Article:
Friday the 13th

Today, being Friday the 13th, I was expecting something unlucky to happen.

Here’s the scenario:

1. My colleague’s flight departs Luton (well, London Luton as it seems to be called, kind of like “Glasgow Prestwick”…) at 1450 – he’s travelling to Glasgow.
2. My flight departs Luton at 1455 – I am travelling to Edinburgh.
3. At 1355, we are both in the same hire car heading towards Luton airport
4. The hire car needs to be re-fuelled and returned to the “hire car return” place.
5. The hire car return place requires a courtesy coach ride back to the terminal – via the Long Term Car Park so this ride takes longer than planned.

My colleague comes up with a brilliant plan: we’ll go straight to the airport and check our bags in. We’ll park the hire car in the “drop off” car park and each run in to the airport individually – this was a great plan that worked a treat. Once checked in, we then re-fuelled the hire car and returned it. We jumped on the courtesy coach that would take us to the terminal…this was at 1430.

For those of you who might be wondering where this story is going: easyJet insist that you are at your departure gate 30 minutes before the flight takes off. Clearly we had both missed this “deadline”. Anyway, the coach was moving and we were minutes away from the terminal. There was a chance we might be able to make it – hey, no bags to check in, we had our boarding passes: surely it’s just a case of dash through security and jump on the plane?

The Italian language is so elegant, so beautiful, so graceful, I could listen to it for hours. I was pleased that we shared the courtesy coach with four Italians: I could listen to their banter for a few minutes. We were slightly amused at their style: one of them went forward to the driver to ask if this bus went to the airport departure terminal. However he did so in a very “Anglo” way: his first words were: “EXCUSE ME”…followed by a barrage of native Italian. Hand gestures of an aircraft taking off were the only clue the bus driver got!

I should point out that I know some Italian and my colleague knows none.

Imagine how quickly we both “learnt” a handful of Italian words when one of them went forward to the driver, “EXCUSE ME”, followed by the Italian for “we’ve left important travel documents, tickets, in the car hire return area, can we go back for them?”

We returned to the car hire return, we checked our watches, 1440. Luckily our Italian friends recovered their missing documents and we were back on the road and at the terminal at 1445. Run: gate 17 for Glasgow, gate 18 for Edinburgh.

We made it with seconds to spare: my colleague’s name was announced as “holding up the flight, please proceed immediately to gate 17”, etc. My flight was still queuing prior to boarding.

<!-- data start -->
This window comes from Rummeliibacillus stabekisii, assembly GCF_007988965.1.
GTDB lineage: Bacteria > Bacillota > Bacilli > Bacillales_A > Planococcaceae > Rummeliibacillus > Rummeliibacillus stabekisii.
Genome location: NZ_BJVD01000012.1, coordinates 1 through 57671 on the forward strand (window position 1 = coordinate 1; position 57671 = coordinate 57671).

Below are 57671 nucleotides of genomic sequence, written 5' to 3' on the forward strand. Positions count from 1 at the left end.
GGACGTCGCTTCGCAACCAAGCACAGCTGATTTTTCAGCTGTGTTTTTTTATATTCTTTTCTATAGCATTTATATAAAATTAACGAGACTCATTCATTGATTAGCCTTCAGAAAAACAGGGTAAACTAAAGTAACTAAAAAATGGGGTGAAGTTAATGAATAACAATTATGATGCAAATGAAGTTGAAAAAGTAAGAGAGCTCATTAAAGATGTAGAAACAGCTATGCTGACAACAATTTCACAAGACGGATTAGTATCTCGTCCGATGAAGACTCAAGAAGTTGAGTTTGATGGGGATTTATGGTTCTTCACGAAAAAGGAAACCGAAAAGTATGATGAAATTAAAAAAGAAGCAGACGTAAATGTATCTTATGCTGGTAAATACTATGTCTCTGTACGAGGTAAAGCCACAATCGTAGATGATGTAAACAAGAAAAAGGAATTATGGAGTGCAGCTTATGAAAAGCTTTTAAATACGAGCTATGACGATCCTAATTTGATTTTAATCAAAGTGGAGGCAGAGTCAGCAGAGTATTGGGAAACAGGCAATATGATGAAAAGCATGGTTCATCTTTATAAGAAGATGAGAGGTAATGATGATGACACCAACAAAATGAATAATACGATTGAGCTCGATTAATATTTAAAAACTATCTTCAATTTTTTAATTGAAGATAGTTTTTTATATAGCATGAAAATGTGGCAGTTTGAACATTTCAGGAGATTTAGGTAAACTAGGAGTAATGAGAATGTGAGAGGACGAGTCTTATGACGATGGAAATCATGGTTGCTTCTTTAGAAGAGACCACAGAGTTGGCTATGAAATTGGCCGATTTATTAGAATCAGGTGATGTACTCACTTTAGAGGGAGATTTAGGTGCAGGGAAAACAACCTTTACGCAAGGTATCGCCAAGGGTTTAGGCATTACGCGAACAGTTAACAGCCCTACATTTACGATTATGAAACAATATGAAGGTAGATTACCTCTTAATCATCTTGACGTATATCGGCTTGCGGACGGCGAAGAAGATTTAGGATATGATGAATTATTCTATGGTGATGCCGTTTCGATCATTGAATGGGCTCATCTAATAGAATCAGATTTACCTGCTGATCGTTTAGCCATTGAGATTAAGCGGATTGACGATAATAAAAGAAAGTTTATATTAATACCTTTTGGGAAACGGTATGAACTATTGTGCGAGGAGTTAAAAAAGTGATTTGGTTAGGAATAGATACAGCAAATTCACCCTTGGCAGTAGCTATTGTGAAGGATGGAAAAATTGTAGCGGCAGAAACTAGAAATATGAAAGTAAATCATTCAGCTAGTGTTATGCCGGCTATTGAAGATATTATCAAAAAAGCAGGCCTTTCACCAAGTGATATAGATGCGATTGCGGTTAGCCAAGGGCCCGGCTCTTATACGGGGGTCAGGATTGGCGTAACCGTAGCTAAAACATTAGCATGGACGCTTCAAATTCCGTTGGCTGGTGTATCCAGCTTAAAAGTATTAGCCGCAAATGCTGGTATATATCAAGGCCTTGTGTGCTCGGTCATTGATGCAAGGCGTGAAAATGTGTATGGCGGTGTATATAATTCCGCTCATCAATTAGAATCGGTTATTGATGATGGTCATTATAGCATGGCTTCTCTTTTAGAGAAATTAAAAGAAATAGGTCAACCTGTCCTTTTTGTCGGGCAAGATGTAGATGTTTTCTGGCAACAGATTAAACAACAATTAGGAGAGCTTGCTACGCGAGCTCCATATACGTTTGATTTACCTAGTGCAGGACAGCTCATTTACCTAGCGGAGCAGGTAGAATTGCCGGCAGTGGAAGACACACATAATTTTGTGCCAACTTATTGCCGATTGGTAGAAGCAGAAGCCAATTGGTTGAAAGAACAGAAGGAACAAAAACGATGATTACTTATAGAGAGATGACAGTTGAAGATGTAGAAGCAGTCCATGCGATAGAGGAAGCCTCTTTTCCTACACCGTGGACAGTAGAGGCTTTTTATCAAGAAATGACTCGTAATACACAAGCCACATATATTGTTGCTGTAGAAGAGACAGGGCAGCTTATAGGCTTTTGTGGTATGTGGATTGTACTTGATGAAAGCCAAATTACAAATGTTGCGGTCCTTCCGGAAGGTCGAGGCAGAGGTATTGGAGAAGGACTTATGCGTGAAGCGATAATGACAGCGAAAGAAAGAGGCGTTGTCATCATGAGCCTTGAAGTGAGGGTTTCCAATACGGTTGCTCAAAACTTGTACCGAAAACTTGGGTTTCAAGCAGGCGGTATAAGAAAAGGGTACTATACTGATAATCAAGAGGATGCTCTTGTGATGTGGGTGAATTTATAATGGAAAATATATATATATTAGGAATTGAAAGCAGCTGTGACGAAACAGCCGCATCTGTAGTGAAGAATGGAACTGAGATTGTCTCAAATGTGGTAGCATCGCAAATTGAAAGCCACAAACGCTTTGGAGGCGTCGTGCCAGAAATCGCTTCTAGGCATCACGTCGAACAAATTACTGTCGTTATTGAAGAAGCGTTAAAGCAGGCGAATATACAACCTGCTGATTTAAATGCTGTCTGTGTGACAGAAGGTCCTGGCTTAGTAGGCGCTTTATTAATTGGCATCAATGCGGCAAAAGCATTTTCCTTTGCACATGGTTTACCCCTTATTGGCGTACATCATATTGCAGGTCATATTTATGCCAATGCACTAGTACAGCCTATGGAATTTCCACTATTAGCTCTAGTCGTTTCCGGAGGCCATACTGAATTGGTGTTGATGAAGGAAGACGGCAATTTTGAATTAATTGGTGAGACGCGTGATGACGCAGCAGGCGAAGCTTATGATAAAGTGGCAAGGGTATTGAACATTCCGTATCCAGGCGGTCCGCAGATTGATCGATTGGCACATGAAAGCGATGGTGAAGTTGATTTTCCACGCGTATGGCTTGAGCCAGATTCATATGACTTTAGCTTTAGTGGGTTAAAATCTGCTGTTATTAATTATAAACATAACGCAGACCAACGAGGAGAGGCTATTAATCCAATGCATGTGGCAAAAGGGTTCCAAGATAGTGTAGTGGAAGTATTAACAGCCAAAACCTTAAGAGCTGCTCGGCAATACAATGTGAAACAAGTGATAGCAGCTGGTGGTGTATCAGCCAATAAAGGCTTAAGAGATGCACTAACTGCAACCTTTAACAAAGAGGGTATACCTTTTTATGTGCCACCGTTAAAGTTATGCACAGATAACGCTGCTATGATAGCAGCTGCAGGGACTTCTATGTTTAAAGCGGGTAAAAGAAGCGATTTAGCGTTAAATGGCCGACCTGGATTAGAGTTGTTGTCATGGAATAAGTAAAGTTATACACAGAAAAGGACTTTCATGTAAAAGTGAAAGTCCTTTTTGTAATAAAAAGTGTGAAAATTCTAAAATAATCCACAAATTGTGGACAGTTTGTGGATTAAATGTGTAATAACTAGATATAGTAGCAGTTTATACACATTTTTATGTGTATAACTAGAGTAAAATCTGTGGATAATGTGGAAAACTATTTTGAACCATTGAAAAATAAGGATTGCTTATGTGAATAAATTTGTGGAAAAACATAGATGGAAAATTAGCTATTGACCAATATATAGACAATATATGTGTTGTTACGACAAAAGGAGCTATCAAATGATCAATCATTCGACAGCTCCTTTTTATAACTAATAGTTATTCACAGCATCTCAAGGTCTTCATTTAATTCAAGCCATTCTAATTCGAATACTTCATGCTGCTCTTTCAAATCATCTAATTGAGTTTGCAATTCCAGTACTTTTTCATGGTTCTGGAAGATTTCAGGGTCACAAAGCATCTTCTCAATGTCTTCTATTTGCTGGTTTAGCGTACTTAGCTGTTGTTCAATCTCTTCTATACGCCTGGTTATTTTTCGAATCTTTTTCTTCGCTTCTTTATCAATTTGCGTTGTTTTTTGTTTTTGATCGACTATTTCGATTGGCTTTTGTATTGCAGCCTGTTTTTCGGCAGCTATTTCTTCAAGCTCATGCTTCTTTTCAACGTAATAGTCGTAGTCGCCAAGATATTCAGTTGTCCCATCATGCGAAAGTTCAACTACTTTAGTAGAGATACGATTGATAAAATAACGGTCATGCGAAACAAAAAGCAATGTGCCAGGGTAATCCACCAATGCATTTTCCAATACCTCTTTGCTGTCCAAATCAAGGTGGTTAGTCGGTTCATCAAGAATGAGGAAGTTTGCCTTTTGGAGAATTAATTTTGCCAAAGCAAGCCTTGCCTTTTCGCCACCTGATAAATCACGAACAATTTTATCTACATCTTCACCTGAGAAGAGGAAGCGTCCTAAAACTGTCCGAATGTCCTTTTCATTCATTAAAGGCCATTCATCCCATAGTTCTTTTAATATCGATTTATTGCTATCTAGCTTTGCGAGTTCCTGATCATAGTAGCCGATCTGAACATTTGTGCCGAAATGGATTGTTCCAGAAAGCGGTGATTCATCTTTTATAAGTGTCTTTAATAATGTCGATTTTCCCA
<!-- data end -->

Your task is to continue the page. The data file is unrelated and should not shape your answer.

I waited in my queue, moving forward when required. I had moved forward by about 10 paces when I heard what sounded like a door alarm going off. Nobody else panicked, so we just remained in our queue. Seven minutes passed; then a gentleman (not from these parts) from easyJet spoke to us. I didn’t understand a word he said, however it culminated in all of us moving through the boarding area and on to the tarmac. Hey, I still have all of my boarding pass – that little bit they tear off: I had it in my grubby hands and I was on the tarmac air-side!

Anyway, it turns out it was a fire alarm. I muttered to another easyJet spokesman that the alarm wasn’t really much cop and that it needs a voice telling us what the alarm sound is for. He looked stunned, they had installed a female voice that exclaimed “Evacuate!” just last week! Incidentally, this said easyJey employee, nice bloke, very funny, communicated using his mobile ‘phone…something that is prohibited for us travellers.

The Glasgow flight had fully boarded, the doors were closed, ready to go etc. The fire alarm grounded everything.

I had boarding pass number 127, which meant I had to wait for 1-30,31-60, 61-90 to board before me. As luck would have it, we had to go through the whole boarding card/passport check thing again, even those passengers who had already lost the tear-off part of their boarding pass. Since I was last in the first time ‘round, I was first in when we snuck back in through gate 17 to get back to gate 18.

Once I had part of my boarding pass torn off, I moved in to the 91 and above boarding area: there were four of us in the boarding area, the other three being in the 1-30 area. There was another problem behind us and nobody joined us for a few minutes. Anyway, the gates to the tarmac opened and an easyJet employee said “come on, let’s go!” So I did, and I was amongst the first five people to get seats, despite having boarding pass number 127. Jackpot.

So whilst today was full of drama, I enjoyed an element of luck. The whole thing only delayed my travel by 30 minutes.